The cop who arrested Skip Gates (how come we're all suddenly on a nickname basis with this guy?) keeps complaining about Gates's "tone." In fact, that's really his only beef, it turns out, with Gates -- his tone.
It's an American obsession, tone. It echoes from lousy teachers trying to assert authority over truculent children, to nannies in the playground, to mothers and fathers with wise-guy kids at the dinner table, to spouses locked in increasing enmity, to the police who seem to think that mockery or condescension or sarcasm are felonies.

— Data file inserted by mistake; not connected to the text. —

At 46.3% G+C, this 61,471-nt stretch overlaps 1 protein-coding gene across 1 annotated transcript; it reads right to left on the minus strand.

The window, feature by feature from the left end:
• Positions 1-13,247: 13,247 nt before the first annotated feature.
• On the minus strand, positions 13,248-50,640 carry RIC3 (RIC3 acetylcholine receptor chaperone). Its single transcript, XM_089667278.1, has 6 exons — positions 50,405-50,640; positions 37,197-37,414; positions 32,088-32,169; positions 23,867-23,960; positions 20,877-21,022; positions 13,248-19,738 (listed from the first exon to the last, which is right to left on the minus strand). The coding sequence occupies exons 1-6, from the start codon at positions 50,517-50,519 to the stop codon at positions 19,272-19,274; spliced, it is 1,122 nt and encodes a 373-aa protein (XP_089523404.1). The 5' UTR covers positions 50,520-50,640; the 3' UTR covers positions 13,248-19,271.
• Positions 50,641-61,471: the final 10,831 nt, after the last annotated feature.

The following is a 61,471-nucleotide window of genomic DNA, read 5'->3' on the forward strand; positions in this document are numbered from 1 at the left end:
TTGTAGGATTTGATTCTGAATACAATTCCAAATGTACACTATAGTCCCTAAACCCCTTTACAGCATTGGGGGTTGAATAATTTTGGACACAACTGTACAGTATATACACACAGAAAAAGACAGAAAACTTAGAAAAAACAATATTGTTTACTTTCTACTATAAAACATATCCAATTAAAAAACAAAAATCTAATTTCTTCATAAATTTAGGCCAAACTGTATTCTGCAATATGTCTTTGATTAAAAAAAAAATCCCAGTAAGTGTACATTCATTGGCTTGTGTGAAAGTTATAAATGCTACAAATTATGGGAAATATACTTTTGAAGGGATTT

No doubt race exacerbates the tonal divide, but, I'd argue, it isn't principally about race. A black person might have a greater chance of being hauled off for implying a policeman is a moron, but, with enough insistence and repetition (and once you do hit that right tone, it's hard to stop), a white guy will get hauled off, too (as for women with a nasty tone, they take them to an insane asylum).
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